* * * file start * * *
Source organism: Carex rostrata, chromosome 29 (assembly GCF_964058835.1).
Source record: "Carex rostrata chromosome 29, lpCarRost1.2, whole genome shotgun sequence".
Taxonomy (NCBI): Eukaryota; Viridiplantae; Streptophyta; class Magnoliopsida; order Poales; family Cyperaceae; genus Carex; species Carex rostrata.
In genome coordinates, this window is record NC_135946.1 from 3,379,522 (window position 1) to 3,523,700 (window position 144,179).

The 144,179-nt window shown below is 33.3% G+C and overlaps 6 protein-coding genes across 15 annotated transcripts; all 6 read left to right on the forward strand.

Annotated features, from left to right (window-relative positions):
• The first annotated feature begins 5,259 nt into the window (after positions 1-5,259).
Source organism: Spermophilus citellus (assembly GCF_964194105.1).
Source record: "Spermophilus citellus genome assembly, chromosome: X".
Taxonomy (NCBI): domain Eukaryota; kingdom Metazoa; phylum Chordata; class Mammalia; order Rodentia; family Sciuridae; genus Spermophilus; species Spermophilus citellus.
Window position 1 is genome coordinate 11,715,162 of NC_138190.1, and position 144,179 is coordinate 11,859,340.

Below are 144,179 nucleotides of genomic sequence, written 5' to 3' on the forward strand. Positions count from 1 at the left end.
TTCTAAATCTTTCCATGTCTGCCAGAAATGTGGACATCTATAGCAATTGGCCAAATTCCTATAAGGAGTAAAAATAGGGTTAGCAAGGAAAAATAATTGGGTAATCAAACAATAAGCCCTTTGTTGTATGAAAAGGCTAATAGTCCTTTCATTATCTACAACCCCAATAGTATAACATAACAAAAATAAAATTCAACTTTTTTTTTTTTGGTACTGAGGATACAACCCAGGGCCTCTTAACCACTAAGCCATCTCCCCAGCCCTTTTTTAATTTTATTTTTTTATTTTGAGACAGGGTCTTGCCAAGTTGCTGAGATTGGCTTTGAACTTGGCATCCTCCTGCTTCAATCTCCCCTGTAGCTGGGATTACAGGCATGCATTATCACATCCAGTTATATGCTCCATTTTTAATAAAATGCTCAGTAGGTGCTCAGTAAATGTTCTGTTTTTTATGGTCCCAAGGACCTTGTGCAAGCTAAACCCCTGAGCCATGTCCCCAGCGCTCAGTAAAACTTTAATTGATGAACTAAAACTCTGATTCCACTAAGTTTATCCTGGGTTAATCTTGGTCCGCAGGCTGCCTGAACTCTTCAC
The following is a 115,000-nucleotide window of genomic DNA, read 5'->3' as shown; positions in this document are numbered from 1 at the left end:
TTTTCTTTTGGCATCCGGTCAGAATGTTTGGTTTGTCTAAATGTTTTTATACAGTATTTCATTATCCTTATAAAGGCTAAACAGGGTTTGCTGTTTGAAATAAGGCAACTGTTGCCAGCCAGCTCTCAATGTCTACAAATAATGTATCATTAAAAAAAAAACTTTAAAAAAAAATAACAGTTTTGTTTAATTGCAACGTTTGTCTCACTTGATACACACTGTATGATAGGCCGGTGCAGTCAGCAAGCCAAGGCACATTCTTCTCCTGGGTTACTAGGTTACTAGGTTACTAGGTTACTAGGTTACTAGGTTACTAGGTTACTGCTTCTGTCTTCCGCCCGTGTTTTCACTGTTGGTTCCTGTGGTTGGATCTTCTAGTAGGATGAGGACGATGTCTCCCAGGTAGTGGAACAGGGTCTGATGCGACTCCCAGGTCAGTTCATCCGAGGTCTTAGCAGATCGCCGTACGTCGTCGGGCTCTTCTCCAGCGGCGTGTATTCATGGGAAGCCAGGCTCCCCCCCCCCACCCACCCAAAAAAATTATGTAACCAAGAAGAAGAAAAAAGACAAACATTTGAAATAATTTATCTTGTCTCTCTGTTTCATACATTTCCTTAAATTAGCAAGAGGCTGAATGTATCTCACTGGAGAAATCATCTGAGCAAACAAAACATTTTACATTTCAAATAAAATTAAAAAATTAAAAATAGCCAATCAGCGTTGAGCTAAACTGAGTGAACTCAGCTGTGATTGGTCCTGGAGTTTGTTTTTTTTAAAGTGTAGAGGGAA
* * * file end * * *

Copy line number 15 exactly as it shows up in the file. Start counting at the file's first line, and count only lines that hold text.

TTTTCTTTTGGCATCCGGTCAGAATGTTTGGTTTGTCTAAATGTTTTTATACAGTATTTCATTATCCTTATAAAGGCTAAACAGGGTTTGCTGTTTGAAATAAGGCAACTGTTGCCAGCCAGCTCTCAATGTCTACAAATAATGTATCATTAAAAAAAAAACTTTAAAAAAAAATAACAGTTTTGTTTAATTGCAACGTTTGTCTCACTTGATACACACTGTATGATAGGCCGGTGCAGTCAGCAAGCCAAGGCACATTCTTCTCCTGGGTTACTAGGTTACTAGGTTACTAGGTTACTAGGTTACTAGGTTACTAGGTTACTGCTTCTGTCTTCCGCCCGTGTTTTCACTGTTGGTTCCTGTGGTTGGATCTTCTAGTAGGATGAGGACGATGTCTCCCAGGTAGTGGAACAGGGTCTGATGCGACTCCCAGGTCAGTTCATCCGAGGTCTTAGCAGATCGCCGTACGTCGTCGGGCTCTTCTCCAGCGGCGTGTATTCATGGGAAGCCAGGCTCCCCCCCCCCACCCACCCAAAAAAATTATGTAACCAAGAAGAAGAAAAAAGACAAACATTTGAAATAATTTATCTTGTCTCTCTGTTTCATACATTTCCTTAAATTAGCAAGAGGCTGAATGTATCTCACTGGAGAAATCATCTGAGCAAACAAAACATTTTACATTTCAAATAAAATTAAAAAATTAAAAATAGCCAATCAGCGTTGAGCTAAACTGAGTGAACTCAGCTGTGATTGGTCCTGGAGTTTGTTTTTTTTAAAGTGTAGAGGGAA